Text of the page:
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Alcohol and Other Drug Abuse

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Enabling: Caring Gone Awry

In the substance abuse field, enabling refers to those ideas, attitudes, feelings, and behaviors that unwittingly allow drug problems to occur or worsen. Enabling is seldom done maliciously. No one says, "I think I'll help someone get sicker today," or "I'll support an environment that encourages people to continue dangerous and unhealthy drinking."

Instead, most enabling involves people doing the best they can, armed with inadequate knowledge, and trying to protect, manage, care for, and help another. However, these well-intentioned responses can prevent the user from recognizing the problem, struggling with the consequences, and understanding the need for change.

Enabling occurs in many forms-a police officers failing to ticket an underage drinker, a city council issuing an inordinate number of liquor licenses, a wife calling in sick for her hung over husband, media glamorizing and normalizing heavy drinking, or a parent believing a 14-year-old daughter is too young to have a problem with chemicals, despite evidence to the contrary.

Enabling also happens in college settings. The questions below reflect some of the enabling ideas, attitudes, and behaviors associated with educational systems.

Do you sometimes...

  • Ignore student conversations about alcohol/drugs or inappropriate behaviors, rather than address the issue?
  • Feel concerned about a student's alcohol/drug use but feel reluctant to talk to him/her about it?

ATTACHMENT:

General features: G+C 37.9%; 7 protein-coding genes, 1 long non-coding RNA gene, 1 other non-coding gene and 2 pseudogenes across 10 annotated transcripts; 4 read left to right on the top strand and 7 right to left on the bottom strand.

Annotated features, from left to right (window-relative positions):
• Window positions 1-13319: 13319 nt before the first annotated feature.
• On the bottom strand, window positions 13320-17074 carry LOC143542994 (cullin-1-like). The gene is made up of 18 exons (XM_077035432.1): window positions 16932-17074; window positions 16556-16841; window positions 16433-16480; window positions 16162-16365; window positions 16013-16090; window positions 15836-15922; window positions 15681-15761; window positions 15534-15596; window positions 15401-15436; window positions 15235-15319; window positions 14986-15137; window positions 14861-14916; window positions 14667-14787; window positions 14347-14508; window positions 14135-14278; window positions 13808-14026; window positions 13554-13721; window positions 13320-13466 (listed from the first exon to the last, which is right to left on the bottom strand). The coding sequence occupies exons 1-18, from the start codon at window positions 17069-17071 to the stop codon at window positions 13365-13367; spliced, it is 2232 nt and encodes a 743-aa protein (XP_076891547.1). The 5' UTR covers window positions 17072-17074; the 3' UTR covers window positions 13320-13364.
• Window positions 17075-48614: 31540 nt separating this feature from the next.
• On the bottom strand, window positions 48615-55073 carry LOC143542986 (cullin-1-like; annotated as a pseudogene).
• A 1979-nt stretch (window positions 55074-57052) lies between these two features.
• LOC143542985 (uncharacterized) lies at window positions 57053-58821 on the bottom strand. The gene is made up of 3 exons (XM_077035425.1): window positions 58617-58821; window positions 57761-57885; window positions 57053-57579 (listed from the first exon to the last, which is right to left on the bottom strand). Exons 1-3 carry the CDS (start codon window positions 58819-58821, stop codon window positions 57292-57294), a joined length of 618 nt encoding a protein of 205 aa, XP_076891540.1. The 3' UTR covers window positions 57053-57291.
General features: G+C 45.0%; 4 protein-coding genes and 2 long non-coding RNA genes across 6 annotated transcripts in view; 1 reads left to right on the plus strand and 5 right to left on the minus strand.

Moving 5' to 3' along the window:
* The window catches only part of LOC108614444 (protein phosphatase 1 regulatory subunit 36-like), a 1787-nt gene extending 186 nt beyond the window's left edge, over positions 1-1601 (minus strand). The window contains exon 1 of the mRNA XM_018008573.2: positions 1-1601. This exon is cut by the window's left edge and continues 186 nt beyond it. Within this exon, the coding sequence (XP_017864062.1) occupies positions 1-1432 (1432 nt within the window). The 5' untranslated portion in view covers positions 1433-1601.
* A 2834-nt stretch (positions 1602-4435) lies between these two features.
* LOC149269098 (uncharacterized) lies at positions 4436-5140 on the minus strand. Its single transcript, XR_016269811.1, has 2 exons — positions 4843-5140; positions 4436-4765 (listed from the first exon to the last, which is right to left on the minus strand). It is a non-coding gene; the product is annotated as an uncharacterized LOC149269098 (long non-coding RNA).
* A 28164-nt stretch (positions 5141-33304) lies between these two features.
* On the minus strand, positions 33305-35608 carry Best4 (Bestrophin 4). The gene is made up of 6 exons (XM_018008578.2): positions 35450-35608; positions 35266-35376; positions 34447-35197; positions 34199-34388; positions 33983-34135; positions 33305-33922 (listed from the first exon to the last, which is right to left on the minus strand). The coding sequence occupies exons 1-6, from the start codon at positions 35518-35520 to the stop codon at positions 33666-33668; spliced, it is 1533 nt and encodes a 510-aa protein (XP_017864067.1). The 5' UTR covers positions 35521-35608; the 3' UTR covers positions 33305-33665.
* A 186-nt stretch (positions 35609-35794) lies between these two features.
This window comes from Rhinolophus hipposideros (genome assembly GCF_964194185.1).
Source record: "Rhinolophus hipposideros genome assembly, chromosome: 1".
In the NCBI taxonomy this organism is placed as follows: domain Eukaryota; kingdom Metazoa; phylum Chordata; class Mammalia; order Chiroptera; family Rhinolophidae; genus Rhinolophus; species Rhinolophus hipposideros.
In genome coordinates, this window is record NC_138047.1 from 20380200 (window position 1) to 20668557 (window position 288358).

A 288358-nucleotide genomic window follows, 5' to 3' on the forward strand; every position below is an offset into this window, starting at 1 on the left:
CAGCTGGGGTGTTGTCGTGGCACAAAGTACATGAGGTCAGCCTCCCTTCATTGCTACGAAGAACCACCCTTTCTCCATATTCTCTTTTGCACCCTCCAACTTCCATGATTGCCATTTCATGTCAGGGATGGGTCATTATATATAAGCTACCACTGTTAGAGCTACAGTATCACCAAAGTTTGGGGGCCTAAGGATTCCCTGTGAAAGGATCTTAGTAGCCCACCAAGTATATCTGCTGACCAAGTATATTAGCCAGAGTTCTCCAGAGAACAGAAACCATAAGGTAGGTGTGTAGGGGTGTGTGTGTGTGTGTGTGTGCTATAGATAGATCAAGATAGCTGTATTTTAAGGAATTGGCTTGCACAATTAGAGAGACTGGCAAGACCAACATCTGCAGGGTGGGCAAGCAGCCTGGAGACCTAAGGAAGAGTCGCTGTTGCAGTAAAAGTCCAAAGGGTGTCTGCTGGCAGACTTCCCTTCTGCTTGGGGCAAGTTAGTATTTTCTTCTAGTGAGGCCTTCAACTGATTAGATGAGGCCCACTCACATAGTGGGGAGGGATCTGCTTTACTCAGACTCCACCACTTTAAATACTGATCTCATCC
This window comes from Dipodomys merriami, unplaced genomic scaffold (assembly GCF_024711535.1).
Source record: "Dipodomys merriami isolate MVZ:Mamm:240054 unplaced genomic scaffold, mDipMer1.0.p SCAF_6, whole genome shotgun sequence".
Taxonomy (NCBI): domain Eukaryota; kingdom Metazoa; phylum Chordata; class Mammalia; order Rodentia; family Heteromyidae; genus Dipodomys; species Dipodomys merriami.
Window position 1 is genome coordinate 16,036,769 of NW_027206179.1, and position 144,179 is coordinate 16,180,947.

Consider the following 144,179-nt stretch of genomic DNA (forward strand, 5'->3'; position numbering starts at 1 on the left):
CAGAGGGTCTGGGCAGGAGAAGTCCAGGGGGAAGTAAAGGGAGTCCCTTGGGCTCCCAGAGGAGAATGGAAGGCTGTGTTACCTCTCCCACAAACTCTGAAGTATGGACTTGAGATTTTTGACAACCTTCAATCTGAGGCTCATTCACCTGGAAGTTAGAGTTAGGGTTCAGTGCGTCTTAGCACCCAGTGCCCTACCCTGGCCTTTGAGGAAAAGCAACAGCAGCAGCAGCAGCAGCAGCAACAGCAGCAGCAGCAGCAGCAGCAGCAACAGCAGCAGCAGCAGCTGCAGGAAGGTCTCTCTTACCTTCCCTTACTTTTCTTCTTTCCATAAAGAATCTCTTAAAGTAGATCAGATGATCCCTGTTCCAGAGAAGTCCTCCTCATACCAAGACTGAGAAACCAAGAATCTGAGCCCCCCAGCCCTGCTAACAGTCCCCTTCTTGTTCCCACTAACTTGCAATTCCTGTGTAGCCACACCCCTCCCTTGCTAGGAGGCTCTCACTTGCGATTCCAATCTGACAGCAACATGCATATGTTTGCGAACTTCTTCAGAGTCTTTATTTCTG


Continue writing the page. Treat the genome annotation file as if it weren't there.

• Believe that alcohol abuse is a stage that young people go through?
  • Joke about student partying and drunkenness?
  • Fail to familiarize yourself with Viterbo's policies related to substances?
  • Believe the responsibility for cleaning up alcohol and other drug problems belongs to the counselor (or the administrators...or the parents...or the police)?
  • Hesitate to confront or refer a troubled student for fear of jeopardizing your relationship?
  • Find yourself able to finish this statement:  "The problems with alcohol and other drugs among our students are less severe than other places because..."?
  • Have unclear standards of academic performance, team behaviors, or work-study employment expectations?
  • Think a given student couldn't possible be involved in drugs because she gets good grades (or, is a "good kid,"...comes from a small town...goes to church...is a hard worker)?
  • Use alcohol/drugs in ways that result in behaviors you are not proud of?
  • Reschedule assignments, classes, work-study projects, practices, tests or papers to accommodate student party times.
  • Believe that most college students drink a lot and party often-always have, always will?

Enabling doesn't cause substance abuse problems. It only strengthens the dynamics that make it easier for such problems to develop and grow. That, of course, is no small thing.  Stopping personal and institutional enabling is a crucial step in the move toward healthy environments characterized by intervention, rather than by confusion, complacency, and complicity.